Russia’s Invasion Of Ukraine “Risks World War Three”, Says Oscar-Nominated Filmmaker Evgeny Afineevsky, As ‘Freedom On Fire’ Premieres – Venice

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Evgeny Afineevsky released his Oscar-nominated Netflix documentary Winter on Fire: Ukraine’s Fight for Freedom in 2015, documenting the Euromaidan protests the previous year in the city of Kyiv that led to the collapse of the Russia-aligned Azarov government and the removal and exile of Putin ally Viktor Yanukovych as Ukraine’s president. Afineevsky returns to Venice this year with Freedom on Fire: Ukraine’s Fight for Freedom, a follow-up that details the real stories of the people of Ukraine as they continue their fight against Russia’s invasion of their country.

Ahead of the film’s premiere Wednesday, Afineevsky sat with Deadline to explain his urgency to continue to document Ukraine’s struggle, noting that media coverage of the ongoing conflict has died down since the initial invasion in the early part of 2022. “If we continue to neglect what’s going on, we risk this becoming World War Three,” Afineevsky cautions. “[Russia is] openly threatening Europe. They’re openly threatening politics. I’m fluent in Russian, so I can see the narrative that Putin puts out. They’re openly talking about Putin’s ambition to take different European lands under the Russian empire. Ukraine is not the final stop, and we must not betray Ukraine by allowing this to happen to them.”

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Director Evgeny Afineevsky - Credit: Courtesy Matthew Carey
Director Evgeny Afineevsky - Credit: Courtesy Matthew Carey

Courtesy Matthew Carey

Afineevsky is familiar with the playbook, he says, because he saw it first in the coverage of the Syrian crisis, which he documented in his 2017 film Cries from Syria. “For a while, Syria was on top of the news, but then it disappeared,” he notes. “Once a year, the media might return to talking about chemical attacks, but it would always only be once a year when these attacks were happening every month. The conflict stops being sellable.”

And as a conflict falls from the news agenda, so too does it fall down the priority list pressuring heads of state to intervene. “Putin is like a baby who is demanding his toys,” Afineevsky says. “It’s up to the leaders of other countries to say, no, you can’t have them. If the no isn’t clear – if the parent allows the child to have the toy once or twice – the child will understand that everything is negotiable. That’s what’s happening now, as some countries are starting to lift sanctions. We must stick with our stance on Ukraine, or we are allowing Putin to win his game.”

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He cautions that any other response also risks emboldening other regimes. “China is absorbing [what’s happening in Ukraine]. Others are observing this and watching to see whether Putin will get slapped. If they see that the world is neglecting this conflict, they will feel they can do whatever they want. This is a case study for other dictators.”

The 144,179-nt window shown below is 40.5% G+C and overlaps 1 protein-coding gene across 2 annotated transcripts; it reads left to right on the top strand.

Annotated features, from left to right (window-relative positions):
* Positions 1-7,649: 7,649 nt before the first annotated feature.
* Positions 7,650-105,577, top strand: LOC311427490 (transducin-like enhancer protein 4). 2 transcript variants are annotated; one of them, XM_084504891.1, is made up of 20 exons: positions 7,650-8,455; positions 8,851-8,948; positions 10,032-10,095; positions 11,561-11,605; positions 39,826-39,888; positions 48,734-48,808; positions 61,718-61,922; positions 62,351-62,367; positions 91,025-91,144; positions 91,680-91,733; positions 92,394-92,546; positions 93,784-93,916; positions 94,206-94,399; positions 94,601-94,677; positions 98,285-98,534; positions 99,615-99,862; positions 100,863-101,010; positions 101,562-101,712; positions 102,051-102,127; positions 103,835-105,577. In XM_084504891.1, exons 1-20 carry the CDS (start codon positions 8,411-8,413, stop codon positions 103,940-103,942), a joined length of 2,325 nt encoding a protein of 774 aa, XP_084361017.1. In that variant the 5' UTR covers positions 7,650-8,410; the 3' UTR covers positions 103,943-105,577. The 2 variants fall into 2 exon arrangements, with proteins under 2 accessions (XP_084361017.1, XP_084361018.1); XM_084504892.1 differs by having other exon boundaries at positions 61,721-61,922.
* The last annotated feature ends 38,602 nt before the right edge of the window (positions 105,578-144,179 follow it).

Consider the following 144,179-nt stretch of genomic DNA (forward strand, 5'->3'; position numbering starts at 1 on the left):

Afineefsky feels part of the problem is that world leaders aren’t seeing the bigger picture of the devastation being rained on Ukraine as they arrive in Kyiv for carefully managed press tours of crumbling buildings. Freedom on Fire shines a light on the real stories of refugees displaced by Russia’s campaign, the soldiers fighting to free their homeland, and the local media risking their lives to counter Russian propaganda. Ukrainian President Volodymyr Zelenskyy is glimpsed only briefly in the film, and even then, he is not shown receiving international visitors, but rather recording a video message directly to his people.

“I wasn’t trying to bring people into the presidential headquarters,” Afineesky says. “I’m trying to express the voices of innocent people. Soldiers, doctors, mothers, children, journalists, priests, and people under siege. I want leaders to witness this with their own eyes. You can visit a broken building, but if you have no connection to the people that lived inside it, why would you care?”

He has yet to show the film, which he finished only days ago, to Zelenskyy, who he first met in 2016. But he is impressed by how the President is communicating with the people displaced by Russia’s invasion of his country, and it was this aspect he wanted to capture in the film. “I show him as a human being, as the person speaking directly to his people. I didn’t want to show him as the President, but as an ordinary citizen talking as a human being, which he is. He’s a father, a husband, and at the same time, he is also a leader and role model for his people.”

The roots of Freedom on Fire began in the days immediately following Euromaidan. Afineevsky documented the annexation of Crimea, the battle of Donetsk airport, and the shooting down of Malaysia Airlines Flight 17, intending to use the footage in Winter on Fire. Instead, he set it aside, unsure of what to do with it, until this year’s invasion encouraged him to continue to tell Ukraine’s story. It became the backdrop to detail a long buildup to the war that culminated in an invasion that has created the largest refugee crisis since the Second World War, with an estimated 7 million displaced people.

And as he returned to speak to the people of Ukraine, he found their resolve burned just as bright as it did when he documented the Euromaidan protests in Winter on Fire. It encourages him to believe Ukraine will prevail against Russian aggression. “I believe they will win, but this is a long-term battle. Winter on Fire ends with a full stop. Here [with Freedom on Fire] you don’t have it. Maidan was a great example of people united. If we can unite, we can stop this madness.”

After playing Venice, Freedom on Fire makes it North American premiere at Toronto International Film Festival on September 13.

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